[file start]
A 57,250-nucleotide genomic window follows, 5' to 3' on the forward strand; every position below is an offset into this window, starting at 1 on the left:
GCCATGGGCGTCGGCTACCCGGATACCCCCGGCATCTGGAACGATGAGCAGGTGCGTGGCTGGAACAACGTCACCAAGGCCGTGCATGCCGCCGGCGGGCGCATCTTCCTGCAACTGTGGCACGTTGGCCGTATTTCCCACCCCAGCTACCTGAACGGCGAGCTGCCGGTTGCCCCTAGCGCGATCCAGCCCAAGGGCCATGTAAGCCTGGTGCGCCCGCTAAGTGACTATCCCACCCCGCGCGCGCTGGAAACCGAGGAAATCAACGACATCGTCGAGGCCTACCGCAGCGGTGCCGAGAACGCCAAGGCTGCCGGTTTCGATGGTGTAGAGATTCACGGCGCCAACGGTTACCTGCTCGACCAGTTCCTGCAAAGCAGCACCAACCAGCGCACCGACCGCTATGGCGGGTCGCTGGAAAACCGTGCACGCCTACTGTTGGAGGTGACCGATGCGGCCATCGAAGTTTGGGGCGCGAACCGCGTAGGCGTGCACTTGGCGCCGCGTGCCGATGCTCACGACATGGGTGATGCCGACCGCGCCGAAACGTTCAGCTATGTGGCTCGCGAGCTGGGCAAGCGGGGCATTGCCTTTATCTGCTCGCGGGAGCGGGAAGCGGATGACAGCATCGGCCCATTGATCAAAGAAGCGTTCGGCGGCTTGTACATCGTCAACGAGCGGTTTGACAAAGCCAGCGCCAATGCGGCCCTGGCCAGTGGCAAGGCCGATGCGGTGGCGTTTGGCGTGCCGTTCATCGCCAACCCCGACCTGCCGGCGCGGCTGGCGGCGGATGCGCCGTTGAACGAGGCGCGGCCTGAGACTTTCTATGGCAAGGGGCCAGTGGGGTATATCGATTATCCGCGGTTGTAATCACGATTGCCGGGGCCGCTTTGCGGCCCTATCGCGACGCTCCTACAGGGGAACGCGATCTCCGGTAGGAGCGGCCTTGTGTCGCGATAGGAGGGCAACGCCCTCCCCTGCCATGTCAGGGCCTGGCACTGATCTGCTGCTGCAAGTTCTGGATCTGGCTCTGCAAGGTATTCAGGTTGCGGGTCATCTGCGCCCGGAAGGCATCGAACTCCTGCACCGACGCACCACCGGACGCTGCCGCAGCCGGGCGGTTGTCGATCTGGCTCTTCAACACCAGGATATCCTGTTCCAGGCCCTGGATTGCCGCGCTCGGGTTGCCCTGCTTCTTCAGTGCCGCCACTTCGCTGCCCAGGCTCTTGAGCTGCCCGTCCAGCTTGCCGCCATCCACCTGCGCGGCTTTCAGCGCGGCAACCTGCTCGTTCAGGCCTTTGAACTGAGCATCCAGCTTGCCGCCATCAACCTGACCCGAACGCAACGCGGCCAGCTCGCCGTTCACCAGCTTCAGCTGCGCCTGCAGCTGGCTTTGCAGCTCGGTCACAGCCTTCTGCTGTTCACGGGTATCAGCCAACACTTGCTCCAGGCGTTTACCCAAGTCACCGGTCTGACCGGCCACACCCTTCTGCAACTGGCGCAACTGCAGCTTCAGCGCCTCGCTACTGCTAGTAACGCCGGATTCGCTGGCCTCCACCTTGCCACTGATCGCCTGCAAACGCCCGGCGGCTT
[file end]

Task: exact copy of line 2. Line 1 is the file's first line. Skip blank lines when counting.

GCCATGGGCGTCGGCTACCCGGATACCCCCGGCATCTGGAACGATGAGCAGGTGCGTGGCTGGAACAACGTCACCAAGGCCGTGCATGCCGCCGGCGGGCGCATCTTCCTGCAACTGTGGCACGTTGGCCGTATTTCCCACCCCAGCTACCTGAACGGCGAGCTGCCGGTTGCCCCTAGCGCGATCCAGCCCAAGGGCCATGTAAGCCTGGTGCGCCCGCTAAGTGACTATCCCACCCCGCGCGCGCTGGAAACCGAGGAAATCAACGACATCGTCGAGGCCTACCGCAGCGGTGCCGAGAACGCCAAGGCTGCCGGTTTCGATGGTGTAGAGATTCACGGCGCCAACGGTTACCTGCTCGACCAGTTCCTGCAAAGCAGCACCAACCAGCGCACCGACCGCTATGGCGGGTCGCTGGAAAACCGTGCACGCCTACTGTTGGAGGTGACCGATGCGGCCATCGAAGTTTGGGGCGCGAACCGCGTAGGCGTGCACTTGGCGCCGCGTGCCGATGCTCACGACATGGGTGATGCCGACCGCGCCGAAACGTTCAGCTATGTGGCTCGCGAGCTGGGCAAGCGGGGCATTGCCTTTATCTGCTCGCGGGAGCGGGAAGCGGATGACAGCATCGGCCCATTGATCAAAGAAGCGTTCGGCGGCTTGTACATCGTCAACGAGCGGTTTGACAAAGCCAGCGCCAATGCGGCCCTGGCCAGTGGCAAGGCCGATGCGGTGGCGTTTGGCGTGCCGTTCATCGCCAACCCCGACCTGCCGGCGCGGCTGGCGGCGGATGCGCCGTTGAACGAGGCGCGGCCTGAGACTTTCTATGGCAAGGGGCCAGTGGGGTATATCGATTATCCGCGGTTGTAATCACGATTGCCGGGGCCGCTTTGCGGCCCTATCGCGACGCTCCTACAGGGGAACGCGATCTCCGGTAGGAGCGGCCTTGTGTCGCGATAGGAGGGCAACGCCCTCCCCTGCCATGTCAGGGCCTGGCACTGATCTGCTGCTGCAAGTTCTGGATCTGGCTCTGCAAGGTATTCAGGTTGCGGGTCATCTGCGCCCGGAAGGCATCGAACTCCTGCACCGACGCACCACCGGACGCTGCCGCAGCCGGGCGGTTGTCGATCTGGCTCTTCAACACCAGGATATCCTGTTCCAGGCCCTGGATTGCCGCGCTCGGGTTGCCCTGCTTCTTCAGTGCCGCCACTTCGCTGCCCAGGCTCTTGAGCTGCCCGTCCAGCTTGCCGCCATCCACCTGCGCGGCTTTCAGCGCGGCAACCTGCTCGTTCAGGCCTTTGAACTGAGCATCCAGCTTGCCGCCATCAACCTGACCCGAACGCAACGCGGCCAGCTCGCCGTTCACCAGCTTCAGCTGCGCCTGCAGCTGGCTTTGCAGCTCGGTCACAGCCTTCTGCTGTTCACGGGTATCAGCCAACACTTGCTCCAGGCGTTTACCCAAGTCACCGGTCTGACCGGCCACACCCTTCTGCAACTGGCGCAACTGCAGCTTCAGCGCCTCGCTACTGCTAGTAACGCCGGATTCGCTGGCCTCCACCTTGCCACTGATCGCCTGCAAACGCCCGGCGGCTT